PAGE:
Curley's Wife Stereotypes

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The Dust Bowl and the Great Depression are brought to mind when reflecting on the 1930’s, a well-remembered landmark in American history. The fictional novel Of Mice and Men gives us a detailed flashback to what was happening in this era and exposes the many hardships and prejudices of the day. John Steinbeck uses stereotypes to illustrate how difficult life really was in the thirties for the discriminated: women, African-Americans, the mentally challenged, and the elderly. Women were seen as less than men, African-Americans were still being discriminated against, people with mental disabilities were thought to be inferior and easily manipulated, and the elderly were seen as useless and decrepit. The characters in Steinbeck’s novel can be viewed …show more content…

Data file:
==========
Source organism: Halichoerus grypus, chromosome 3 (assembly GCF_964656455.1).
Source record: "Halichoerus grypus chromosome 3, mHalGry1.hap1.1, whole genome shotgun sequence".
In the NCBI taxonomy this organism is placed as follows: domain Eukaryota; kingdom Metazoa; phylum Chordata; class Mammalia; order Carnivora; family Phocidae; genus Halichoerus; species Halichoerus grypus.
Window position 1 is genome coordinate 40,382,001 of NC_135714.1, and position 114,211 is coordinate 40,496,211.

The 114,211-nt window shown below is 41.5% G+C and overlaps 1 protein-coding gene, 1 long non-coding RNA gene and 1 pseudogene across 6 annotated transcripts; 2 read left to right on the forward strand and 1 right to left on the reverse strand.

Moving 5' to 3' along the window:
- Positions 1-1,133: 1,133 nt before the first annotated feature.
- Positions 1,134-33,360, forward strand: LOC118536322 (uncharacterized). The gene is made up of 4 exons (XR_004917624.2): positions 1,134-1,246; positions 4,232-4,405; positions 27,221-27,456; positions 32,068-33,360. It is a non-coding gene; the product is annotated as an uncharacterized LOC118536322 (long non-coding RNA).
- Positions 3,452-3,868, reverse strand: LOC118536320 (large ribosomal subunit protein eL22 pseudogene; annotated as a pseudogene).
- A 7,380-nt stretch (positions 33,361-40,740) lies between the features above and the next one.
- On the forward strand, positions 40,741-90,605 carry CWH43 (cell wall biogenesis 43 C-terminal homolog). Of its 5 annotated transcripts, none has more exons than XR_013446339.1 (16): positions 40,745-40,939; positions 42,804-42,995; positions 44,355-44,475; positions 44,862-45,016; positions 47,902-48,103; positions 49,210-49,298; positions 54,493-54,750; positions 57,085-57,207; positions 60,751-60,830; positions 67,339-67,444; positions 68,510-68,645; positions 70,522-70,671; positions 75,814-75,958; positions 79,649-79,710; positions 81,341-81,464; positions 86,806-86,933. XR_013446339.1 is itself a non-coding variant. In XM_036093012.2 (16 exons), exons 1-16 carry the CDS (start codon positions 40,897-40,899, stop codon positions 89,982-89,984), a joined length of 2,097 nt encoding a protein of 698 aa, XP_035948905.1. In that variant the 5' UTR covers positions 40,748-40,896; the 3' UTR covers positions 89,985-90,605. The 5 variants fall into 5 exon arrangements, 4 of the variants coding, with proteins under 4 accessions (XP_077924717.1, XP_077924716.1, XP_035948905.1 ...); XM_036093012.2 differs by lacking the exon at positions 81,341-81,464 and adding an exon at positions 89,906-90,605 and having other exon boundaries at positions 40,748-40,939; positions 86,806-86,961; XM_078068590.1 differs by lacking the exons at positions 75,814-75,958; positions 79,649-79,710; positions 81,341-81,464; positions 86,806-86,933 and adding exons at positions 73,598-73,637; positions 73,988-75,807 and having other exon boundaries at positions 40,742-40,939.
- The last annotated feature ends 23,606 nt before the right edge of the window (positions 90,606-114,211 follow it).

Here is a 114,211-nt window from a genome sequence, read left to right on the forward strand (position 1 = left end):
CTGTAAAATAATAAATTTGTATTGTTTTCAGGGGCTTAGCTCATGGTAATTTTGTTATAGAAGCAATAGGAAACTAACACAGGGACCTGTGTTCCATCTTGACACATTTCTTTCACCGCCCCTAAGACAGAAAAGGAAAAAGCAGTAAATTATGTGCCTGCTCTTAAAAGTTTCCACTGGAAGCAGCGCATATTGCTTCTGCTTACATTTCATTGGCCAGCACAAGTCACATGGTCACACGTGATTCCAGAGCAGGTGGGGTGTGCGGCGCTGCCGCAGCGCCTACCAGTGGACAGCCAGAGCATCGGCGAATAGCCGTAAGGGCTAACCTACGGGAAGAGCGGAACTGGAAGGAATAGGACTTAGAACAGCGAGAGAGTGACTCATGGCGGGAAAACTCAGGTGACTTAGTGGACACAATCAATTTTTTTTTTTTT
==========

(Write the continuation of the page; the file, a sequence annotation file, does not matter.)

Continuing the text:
Curley’s wife is over stereotyped in such a way that it helps define her character and foreshadow her demise. She is self obsessed and she builds herself up by dragging other people down. Curly’s wife never achieves her dream because she trapped herself in an awful marriage to escape her family and did not think about the consequences. When she was younger, Curley’s wife desperately wanted to be a famous actor. People told her that she had incredible talent and was a “natural” at acting, and she looked past the possibility that these could all just be good pick-up lines, weaving herself a web of lies (88). Curley’s wife tells Lennie that she once met a guy “and he was in the pitchers”(88). This man promised her that he would write to her when he returned to Hollywood, but she never received the letter. Curly’s wife was so full of herself that she believed “her ol’ lady stole it”, and would not accept the possibility that this man was not an actor or that she was not good enough (88). She was determined to get away from her family, so she married almost the first man she met, without even getting to know him first. Now, she is the only woman living on a ranch and she has no one to talk to. She told Lennie that if she had been allowed to be in the movies, she “wouldn’t be livin’ like this” (88). Curley’s wife was stereotyped as a helpless woman from the time her character was introduced to the time she was murdered. In the 1930’s, women were supposed to stay at home and do chores while their husbands were away, and then wait on them when they returned. Curley’s wife felt that her family was holding her back from her dreams, and the only possible way that she could find out of her situation was marriage. Because she was a woman, she could not just go to Hollywood herself and demand an audition, or confront her parents, which seems almost silly now but was a real issue back in the thirties. Curley’s wife is more outgoing than most women, and she is rewarded with names

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